What science says about your work schedule

For many of us, the eight hour workday and five day work week are facts of life. But are they actually the best way to work, or just an outdated custom?

 

What science says: The 8 hour workday

The eight hour workday was born from a long fight to reduce the average workday for laborers and factory workers (which often ranged from 10-16 hours, six or seven days a week). Since then, it’s been considered the standard (or the bare minimum, depending on your level of workaholism).

While it was a great improvement for factory workers over a hundred years ago, it doesn’t necessarily translate to the best work schedule for workers today. Experimenting with other work schedules often nets big gains, like a study in Sweden that switched nurses at a retirement home from an eight-hour workday to a six-hour one; nurses with shorter days took less sick days and were happier and more productive.

For an American example, Tower Paddle Boats moved their employees to a five-hour workday, without any corresponding drop in productivity or revenue (and in fact experienced a more than 40% boost in annual revenue).

 

This probably comes down to two main factors:

  • Empty labor is a big problem in many offices — essentially, people feel like they have enough time to get anything done in an eight-hour workday, so they procrastinate using things like Facebook
  • On the flip side, smaller blocks of time tend to create more focus, which is why productivity systems like the Pomodoro technique exist

In addition to the direct productivity benefits, there are also side benefits, like boosted happiness (which, in turn, tends to inspire increased productivity), and healthier workers (which means less sick days!).

 

Want to switch?

  • The owner of Tower Paddle Boats suggests starting out with a pilot program. When he first introduced shorter workdays, he introduced it as a “summer work schedule”; when the 90-day trial was successful, they transitioned permanently.
  • Before you do the switch (whether temporarily or permanently), have everyone review their work tasks and schedules and look for opportunities to automate/streamline their tasks.
  • Make sure to post your new work hours in a place where customers/clients can find them.
  • If you don’t want to jump right in to a shorter work week, you can experiment with a flex-time schedule, like the one MIT uses, where people are encouraged to work remotely and to not be “always on.”

 

What science says: The 5 day work week

The five day work week was largely created by similar forces as the eight hour workday, and should be reconsidered with the same scrutiny as the eight hour workday.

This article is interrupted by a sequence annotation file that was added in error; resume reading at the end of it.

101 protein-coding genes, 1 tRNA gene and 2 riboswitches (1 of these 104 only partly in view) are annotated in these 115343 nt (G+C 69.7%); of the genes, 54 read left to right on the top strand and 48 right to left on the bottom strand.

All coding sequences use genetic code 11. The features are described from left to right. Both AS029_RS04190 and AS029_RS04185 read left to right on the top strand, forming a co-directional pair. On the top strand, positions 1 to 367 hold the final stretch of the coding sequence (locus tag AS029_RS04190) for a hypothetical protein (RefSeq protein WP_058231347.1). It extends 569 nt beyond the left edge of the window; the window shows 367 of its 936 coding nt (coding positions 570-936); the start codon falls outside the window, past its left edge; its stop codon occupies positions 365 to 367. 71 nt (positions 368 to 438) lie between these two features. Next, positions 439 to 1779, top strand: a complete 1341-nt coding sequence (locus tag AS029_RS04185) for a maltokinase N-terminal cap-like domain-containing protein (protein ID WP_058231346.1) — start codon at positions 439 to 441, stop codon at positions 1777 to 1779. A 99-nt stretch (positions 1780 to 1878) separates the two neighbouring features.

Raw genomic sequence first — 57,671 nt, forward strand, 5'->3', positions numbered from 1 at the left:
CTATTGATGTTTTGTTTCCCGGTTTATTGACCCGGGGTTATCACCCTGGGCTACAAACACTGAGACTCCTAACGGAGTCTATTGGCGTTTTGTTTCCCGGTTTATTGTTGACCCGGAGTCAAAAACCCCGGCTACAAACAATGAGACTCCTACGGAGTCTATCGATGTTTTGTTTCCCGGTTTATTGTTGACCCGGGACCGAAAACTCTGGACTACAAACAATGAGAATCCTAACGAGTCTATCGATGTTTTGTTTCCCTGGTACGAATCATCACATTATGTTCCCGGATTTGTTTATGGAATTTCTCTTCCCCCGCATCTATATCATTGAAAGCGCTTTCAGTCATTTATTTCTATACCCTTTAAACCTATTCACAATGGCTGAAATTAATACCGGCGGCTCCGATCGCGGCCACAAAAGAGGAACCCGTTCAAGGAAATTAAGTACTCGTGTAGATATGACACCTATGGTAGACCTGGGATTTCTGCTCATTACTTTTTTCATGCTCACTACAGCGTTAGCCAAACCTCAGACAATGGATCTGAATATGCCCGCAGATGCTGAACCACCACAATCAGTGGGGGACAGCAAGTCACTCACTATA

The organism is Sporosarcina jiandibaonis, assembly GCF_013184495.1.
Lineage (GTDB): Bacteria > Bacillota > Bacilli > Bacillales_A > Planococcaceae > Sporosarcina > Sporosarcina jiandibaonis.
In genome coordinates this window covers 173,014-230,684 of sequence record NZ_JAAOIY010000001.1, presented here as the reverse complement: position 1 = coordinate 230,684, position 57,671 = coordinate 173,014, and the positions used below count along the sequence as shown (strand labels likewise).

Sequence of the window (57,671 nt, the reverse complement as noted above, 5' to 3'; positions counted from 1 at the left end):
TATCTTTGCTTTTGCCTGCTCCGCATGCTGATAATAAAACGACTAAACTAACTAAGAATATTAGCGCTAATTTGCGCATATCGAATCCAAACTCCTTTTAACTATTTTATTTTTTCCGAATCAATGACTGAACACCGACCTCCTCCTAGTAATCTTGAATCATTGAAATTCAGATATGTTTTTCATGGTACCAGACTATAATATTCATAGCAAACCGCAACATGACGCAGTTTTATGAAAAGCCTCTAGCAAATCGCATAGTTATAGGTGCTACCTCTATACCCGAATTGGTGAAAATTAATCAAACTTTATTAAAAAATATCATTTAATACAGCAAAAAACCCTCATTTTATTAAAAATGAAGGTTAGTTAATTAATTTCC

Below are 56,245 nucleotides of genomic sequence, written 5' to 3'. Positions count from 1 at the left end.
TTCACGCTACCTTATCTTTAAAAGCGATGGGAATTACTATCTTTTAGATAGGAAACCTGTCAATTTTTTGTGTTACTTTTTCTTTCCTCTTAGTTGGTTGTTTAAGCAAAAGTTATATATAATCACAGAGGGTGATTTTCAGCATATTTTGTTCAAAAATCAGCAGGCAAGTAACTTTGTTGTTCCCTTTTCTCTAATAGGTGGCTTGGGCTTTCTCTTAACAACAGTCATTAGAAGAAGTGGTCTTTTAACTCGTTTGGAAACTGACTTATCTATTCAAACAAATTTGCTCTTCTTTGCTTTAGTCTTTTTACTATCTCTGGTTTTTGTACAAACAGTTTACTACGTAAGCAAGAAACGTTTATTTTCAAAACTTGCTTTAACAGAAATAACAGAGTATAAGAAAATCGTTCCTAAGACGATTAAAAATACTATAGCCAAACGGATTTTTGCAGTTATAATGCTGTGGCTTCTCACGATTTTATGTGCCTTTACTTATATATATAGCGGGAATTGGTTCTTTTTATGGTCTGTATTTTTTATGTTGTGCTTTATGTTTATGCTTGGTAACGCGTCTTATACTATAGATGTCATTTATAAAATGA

While there aren’t yet many scientific studies specifically on a shorter work week and its effect on productivity, we have a lot of individual case studies. When Utah introduced four-day work weeks for state employees, productivity and worker satisfaction went up (they did switch back to a five-day work week after three years, due to resident complaints about access to services on Fridays). For half the year, 37Signals works a four-day work week, and has no corresponding drop in productivity. And Treehouse works four days a week while growing every year.

Notably, these examples all work eight hour workdays four days a week. There aren’t many successful case studies of businesses working drastically fewer hours and fewer days a week — that’s probably just too much disruption to the average work schedule to keep up with client communication and customer service. If you want to work a shorter week, this gives you the option of working a shorter workday or a shorter work-week, depending on what will work best for you and your industry.

 

What will your clients say?

As an agency owner, your first thought is likely, “I could never get away with that — I wouldn’t be able to do it while making my clients happy.” But when I talked to B2B professionals I found that wasn’t necessarily the case. Mark Silver, owner of Heart of Business (a business consulting and coaching firm), has his full-time employees work 20-30 hours/week.

“We decided to do that because we noticed it was hard to be productive beyond 30 hours/week anyway — 6 hours of anything beyond menial labor and you’re cooked. Besides, we all have priorities in our life that go beyond work.”

Do clients push back on that? Nope. “No one has pushed back — we still respond to clients in a timely fashion.”

Similarly, Darren Barefoot of Capulet works a shorter than usual workday (averaging around 5-6 hours and starting the day late, around 1pm local time). He and his wife/business partner have lived in and traveled Europe for the last seven years, while working mostly with North American clients.

It’s never been a problem for clients and many find it a bonus, as the time zones mean that if a client sends an inquiry at the end of their business day, the answer/results are in their inbox by the next morning. In their many years of doing this, only one client has ever declined to work together due to the work schedule, and Darren was unconcerned about it: “That was fine, because if they saw that as a showstopper, then they probably weren’t a good fit for us anyway.”

 

The general consensus? As long as you’re getting your work done on time, it’s just not a big deal.

As an added benefit, many companies have found having a shorter workday/week helps them attract and retain talent. The owner of Treehouse, for example, notes that one of his employees is constantly being wooed by Facebook, and has the same response every time: “Do you work four-day weeks yet?”

Michelle Nickolaisen
Post by Michelle Nickolaisen

Michelle is a freelance business writer based in Richmond, VA, who fills her free time with sci-fi on Netflix or working on one of her many creative side projects.

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